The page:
The aliens will swat that thing down like a fly…right back in Zuckerberg's face and then it will ricochet and hit Bill Gates like the magic bullet in the head for his lousy browser...


edit on 12-4-2016 by Willtell because: (no reason given)



posted on Apr, 12 2016 @ 05:48 PM
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a reply to: UKTruth

The larger the craft, the more massive the energy requirements would be. I do not see belting the back end of a ship even the size of a F-18 with a laser being remotely feasible as a propulsion method. Something small and lightweight though? Why not?

The main problems I can see with this methodology, if I understand it correctly, will be:

1) maintaining a target lock on such a tiny object, over the masses of distance that will be necessary in order to accelerate the object to the desired speed.

2) cramming enough gear into such a small space, to be able to send back data at all, leave alone throughout the journey and in a timely manner, certainly during the portion of the trip which will see the device hurtle past the edge of our solar system, and through the aching void between our system and the target system.

3) aiming whatever receivers will be used in the correct direction to pick up what will inevitably be a tiny, and increasingly weak signal.

4) trying to get an Uber driver to collect it when the mission completes.

Ok, that last one is silly, but the other three? Serious business. For reference, this would be like an English base station trying to maintain a target lock on a sparrow in Germany, using a millimetre wave radar. Some serious advancements in practically every thing that space science does will have to be made, in order to make this idea operate. There are objects larger, much larger than the intended size of this device they want to send, that our technology cannot even find, let alone receive data from, and these objects to which I refer are part of our solar system! Rocks and ice balls the size of planetoids, that we can only infer from the way their movement perturbs the orbits of known objects.

Given the incredible distance involved, and the minuscule dimensions of the device that is being posited, I cannot wait to see what mind blowing advances must surely come about, if this thing is to go off at all, leave alone go off without a hitch. I have another concern, now I think about it.

What will the effect be, of an object the size of an iPhone 6 impacting a planet at one hundred million miles per hour? I mean, if the thing is durable enough to survive the effects of the mind boggling cold of space for the duration of the journey, without getting beaten all to crap by debris and energetic particles during its passage through our solar system (Oort Cloud, Kuiper belt, all those nasty radiation issues and so on) then it must be built pretty damned sternly. By that I mean, it would have to be one of the most aggressively sound structures sent to space by mankind. I do not know about you, but small or not, I would not want to be in the way of that object if it were to come crashing through our atmosphere, so is this actually a good idea from the perspective of the system to which it is being sent?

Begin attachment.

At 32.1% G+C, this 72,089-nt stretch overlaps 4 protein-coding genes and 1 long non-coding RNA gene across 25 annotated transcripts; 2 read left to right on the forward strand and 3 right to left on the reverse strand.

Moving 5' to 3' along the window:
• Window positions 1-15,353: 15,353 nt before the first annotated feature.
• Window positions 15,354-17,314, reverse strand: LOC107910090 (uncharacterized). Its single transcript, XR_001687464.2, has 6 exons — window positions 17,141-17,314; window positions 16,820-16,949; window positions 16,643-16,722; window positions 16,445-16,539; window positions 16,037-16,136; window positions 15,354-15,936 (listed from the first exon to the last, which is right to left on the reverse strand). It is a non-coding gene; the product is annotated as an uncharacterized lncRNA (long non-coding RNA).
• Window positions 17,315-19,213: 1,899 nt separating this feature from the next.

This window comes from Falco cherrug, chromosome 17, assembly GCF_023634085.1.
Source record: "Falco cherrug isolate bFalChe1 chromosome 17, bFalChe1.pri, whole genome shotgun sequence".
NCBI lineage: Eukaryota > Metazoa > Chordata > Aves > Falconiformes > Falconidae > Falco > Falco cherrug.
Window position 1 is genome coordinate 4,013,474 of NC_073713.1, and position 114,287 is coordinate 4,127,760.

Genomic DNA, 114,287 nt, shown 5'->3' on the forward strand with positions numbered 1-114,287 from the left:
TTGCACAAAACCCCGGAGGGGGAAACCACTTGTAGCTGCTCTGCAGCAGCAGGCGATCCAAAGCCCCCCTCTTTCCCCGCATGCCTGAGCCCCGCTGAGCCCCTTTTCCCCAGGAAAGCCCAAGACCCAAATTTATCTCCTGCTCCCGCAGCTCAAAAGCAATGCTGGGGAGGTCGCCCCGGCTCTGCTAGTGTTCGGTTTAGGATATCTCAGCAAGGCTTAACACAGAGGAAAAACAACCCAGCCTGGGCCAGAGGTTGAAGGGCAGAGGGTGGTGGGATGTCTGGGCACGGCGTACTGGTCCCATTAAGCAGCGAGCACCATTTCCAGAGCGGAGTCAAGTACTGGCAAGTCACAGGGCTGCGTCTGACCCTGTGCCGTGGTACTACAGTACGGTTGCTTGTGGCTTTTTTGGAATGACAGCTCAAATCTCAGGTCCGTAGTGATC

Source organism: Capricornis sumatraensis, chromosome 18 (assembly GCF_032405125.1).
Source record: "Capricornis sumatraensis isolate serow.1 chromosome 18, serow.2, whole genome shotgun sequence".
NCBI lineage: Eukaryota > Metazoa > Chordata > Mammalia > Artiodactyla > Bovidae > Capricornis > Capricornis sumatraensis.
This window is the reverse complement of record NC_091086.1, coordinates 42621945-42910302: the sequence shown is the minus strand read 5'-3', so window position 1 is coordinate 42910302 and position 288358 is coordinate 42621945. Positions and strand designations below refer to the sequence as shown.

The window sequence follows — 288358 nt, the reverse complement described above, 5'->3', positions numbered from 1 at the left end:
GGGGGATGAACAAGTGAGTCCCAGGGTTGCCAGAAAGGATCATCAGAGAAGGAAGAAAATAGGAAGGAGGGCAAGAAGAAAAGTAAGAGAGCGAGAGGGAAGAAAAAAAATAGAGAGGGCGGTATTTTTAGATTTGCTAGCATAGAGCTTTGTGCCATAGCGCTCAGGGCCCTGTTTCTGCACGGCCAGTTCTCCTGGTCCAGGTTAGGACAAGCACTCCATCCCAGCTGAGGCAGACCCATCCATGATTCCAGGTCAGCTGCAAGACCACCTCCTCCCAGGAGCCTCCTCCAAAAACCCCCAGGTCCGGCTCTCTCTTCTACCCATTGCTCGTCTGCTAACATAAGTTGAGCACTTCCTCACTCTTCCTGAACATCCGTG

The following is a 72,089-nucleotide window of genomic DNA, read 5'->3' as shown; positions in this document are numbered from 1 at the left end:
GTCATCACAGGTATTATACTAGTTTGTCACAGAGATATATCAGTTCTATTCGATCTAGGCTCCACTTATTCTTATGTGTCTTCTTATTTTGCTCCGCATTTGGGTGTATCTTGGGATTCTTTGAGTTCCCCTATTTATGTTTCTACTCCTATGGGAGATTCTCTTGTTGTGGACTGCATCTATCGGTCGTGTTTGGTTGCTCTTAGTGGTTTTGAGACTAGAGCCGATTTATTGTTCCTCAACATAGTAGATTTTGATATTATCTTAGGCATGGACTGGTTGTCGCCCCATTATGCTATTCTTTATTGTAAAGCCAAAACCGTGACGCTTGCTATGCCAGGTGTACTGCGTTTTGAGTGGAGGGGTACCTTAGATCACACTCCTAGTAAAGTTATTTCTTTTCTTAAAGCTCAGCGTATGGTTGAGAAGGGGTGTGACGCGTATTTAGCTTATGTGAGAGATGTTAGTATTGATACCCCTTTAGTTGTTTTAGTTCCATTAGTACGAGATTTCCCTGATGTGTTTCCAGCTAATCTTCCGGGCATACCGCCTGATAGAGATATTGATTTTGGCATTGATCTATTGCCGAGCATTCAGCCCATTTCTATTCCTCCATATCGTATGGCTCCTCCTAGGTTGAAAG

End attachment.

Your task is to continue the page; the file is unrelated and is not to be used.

I am not suggesting that there may be life there, because I have no idea and no way to know, more importantly, having never been and had a look for myself. But even assuming no life is present or possible in or on any of the planets which might be in that star system, even assuming that it is barren as can be, is it a good idea to shoot an object which could survive the journey, at a star system at one hundred MILLION miles an hour?



posted on Apr, 12 2016 @ 05:54 PM
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This week, famed physicist Stephen Hawking helped launch a major new effort to search for signs of intelligent alien life in the cosmos, even though he thinks it's likely that such creatures would try to destroy humanity.

Since at least 2010, Hawking has spoken publicly about his fears that an advanced alien civilization would have no problem wiping out the human race the way a human might wipe out a colony of ants.

Link


Looks like he changed his mind or figures he'll be gone by the time they arrive.
edit on 4/12/2016 by roadgravel because: add link



posted on Apr, 12 2016 @ 05:57 PM
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a reply to: bandersnatch

The main hurdles to keeping everyone "well fed" now are geopolitical, and probably can't be resolved short of a one world (and some would argue "totalitarian" government.

So no, waiting to do interesting scientific research related to interstellar travel should NOT wait until we are all well fed, as it is far more likely we will invent time travel before we solve the geopolitical problems related to getting everyone well-fed in the short term.

Hell -- on this board alone, we have a guy who today is arguing that he should be able to opt out of taxes if he is willing to receive reduced or no public services. These "problems" are likely intransigent. Waiting for the mythical utopian day when they are solved before doing science is cutting off our noses to spite our face.



posted on Apr, 12 2016 @ 06:00 PM